That civil war fed directly into what must be the worst war in the world; in the Congo there have been an estimated 3 million dead and it’s still going on. Almost certainly, the riches that can be looted from Iraq, and the strategic advantage that can be gained from that looting, exceed those that can be had by looting from the Congo; which is one reason why the West is not directly involved in the Congo. (Although all the states surrounding Congo, plus Zimbabwe, are) It is also why Iraq will not be left alone; any state that can see an opportunity to interfere, will.

No one, least of all anti-war demonstrators in Australia, should pretend that any of these possibilities are in any way in the interests of the people of Iraq.

Virtually all the left-wing agitation about Australian foreign policy, and US imperial policy, is based on the underlying assumption (or rather, fantasy), that the natural order of capitalism is a world of independent, sovereign, mutually-respectful nations. What is thought to be necessary to achieve this is that the US stop acting as an imperialist thug, and that Australia stop helping them do it. Nice idea, but capitalism just ain’t like that.

It’s a world system of interdependent, not a worldwide collection of independent ones.

If the US declines as an imperialist power, others will take their place, China being an obvious candidate and, given the Chinese government’s record of racist, genocidal colonialism in Tibet, they may even make the US look moderate by comparison. An obvious target for the first major Chinese imperialist adventure is the group of oil-and-natural-gas-rich states between the Chinese Western border and the Caspian Sea.

Capitalist states (of which China is one) are not moral entities, and their ruling classes do not react to attempts at moral persuasion. They perpetually seek profit and react to what could loosely be called profit-and-loss calculations. If profit requires that they dominate other countries (to the extent that they can), so be it.

The consent of the ruled (us!) is essential to the continued functioning of capitalism (in both its state-capitalist and private-capitalist forms). Our consent, or our resistance, is part of our rulers’ profit-and-loss estimates.

We can make this particular imperialist adventure too difficult or too expensive for the rulers of Australia, which is, after all, a junior partner of US capitalism.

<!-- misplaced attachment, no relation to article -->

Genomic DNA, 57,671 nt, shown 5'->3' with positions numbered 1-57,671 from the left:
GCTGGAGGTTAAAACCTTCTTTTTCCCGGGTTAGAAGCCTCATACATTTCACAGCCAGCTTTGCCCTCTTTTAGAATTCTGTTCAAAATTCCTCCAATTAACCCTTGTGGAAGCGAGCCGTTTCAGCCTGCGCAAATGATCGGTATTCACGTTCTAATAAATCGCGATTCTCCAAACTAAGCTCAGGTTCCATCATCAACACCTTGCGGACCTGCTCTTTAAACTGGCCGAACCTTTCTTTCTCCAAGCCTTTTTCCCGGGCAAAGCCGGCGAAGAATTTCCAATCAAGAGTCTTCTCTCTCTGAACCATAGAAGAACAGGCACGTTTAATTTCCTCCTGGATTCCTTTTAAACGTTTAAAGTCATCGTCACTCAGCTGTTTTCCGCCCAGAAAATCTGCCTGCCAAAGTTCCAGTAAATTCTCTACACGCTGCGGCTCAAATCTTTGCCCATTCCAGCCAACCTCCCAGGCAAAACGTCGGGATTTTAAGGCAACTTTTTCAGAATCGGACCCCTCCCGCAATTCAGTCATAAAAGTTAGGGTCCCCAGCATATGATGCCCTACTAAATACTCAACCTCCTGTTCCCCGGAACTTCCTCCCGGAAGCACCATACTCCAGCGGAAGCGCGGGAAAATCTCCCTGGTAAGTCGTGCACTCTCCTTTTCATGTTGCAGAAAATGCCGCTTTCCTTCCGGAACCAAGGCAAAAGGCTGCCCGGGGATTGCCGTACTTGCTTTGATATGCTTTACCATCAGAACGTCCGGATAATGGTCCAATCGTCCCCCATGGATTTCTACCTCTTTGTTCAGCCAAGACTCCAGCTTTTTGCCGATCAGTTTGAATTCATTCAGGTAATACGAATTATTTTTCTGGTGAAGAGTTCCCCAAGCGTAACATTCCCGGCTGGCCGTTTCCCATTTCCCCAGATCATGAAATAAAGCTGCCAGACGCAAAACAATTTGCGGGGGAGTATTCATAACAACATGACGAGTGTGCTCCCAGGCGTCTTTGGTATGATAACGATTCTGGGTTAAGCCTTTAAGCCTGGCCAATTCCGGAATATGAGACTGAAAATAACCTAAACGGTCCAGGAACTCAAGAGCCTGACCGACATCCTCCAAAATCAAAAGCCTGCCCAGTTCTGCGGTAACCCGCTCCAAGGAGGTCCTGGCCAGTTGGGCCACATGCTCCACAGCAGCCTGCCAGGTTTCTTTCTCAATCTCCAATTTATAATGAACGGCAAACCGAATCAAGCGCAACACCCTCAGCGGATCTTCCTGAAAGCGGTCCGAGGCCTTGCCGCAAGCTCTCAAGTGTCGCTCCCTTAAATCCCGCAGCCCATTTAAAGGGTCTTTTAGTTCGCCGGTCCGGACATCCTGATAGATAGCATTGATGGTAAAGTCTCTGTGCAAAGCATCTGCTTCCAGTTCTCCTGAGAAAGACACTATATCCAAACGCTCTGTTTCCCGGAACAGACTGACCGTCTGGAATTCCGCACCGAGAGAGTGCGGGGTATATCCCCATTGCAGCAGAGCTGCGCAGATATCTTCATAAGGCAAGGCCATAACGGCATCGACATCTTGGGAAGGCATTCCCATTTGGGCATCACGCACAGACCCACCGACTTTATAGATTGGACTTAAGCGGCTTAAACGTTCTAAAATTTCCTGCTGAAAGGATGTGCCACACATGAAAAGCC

The people of the US and the rest of the world, by huge efforts, could make the Iraq occupation too difficult or too expensive, even for the dominant capitalist power. But as long as we, all of us, consent to the capitalist system as a whole, in other words, so long as we resist only this particular imperialist adventure, then there will be more imperialist adventures, by the US and others, more bloodshed, and more terrorist atrocities.

There will also be more poverty, ecological devastation, and more lives spent on mostly-meaningless work and totally meaningless consumerism.

All that the protest organisers can offer, fundamentally, is the prospect of more problems within capitalism, including more wars caused by imperialist adventures, and by rulers using “ethnic tensions” to grab territory, etc., and more protests against those problems and wars. And so on, and on, and on.

There’s got to be a better way, and there is; abolish capitalism. That’s what we are working for.

The only solution is to work for a world system based on common ownership, and moneyless, free access to wealth. Only then can we have genuinely democratic economies, and therefore genuinely democratic societies. We call this socialism. (which has nothing to do with the deeply repressive and now-failed variant of capitalism invented in the former Soviet Union, and adapted in China, Vietnam, etc.)

The precondition for this society is a majority who understand and want socialism, and understand and reject capitalism. Nothing less than this can give us socialism. Leaders certainly can’t.

Huge efforts are required. Let’s make sure that they are directed towards getting off the treadmill that is capitalism, not towards trying to turn it into something it can’t be.

World Socialist Party of Australia leaflet.

Leave a Reply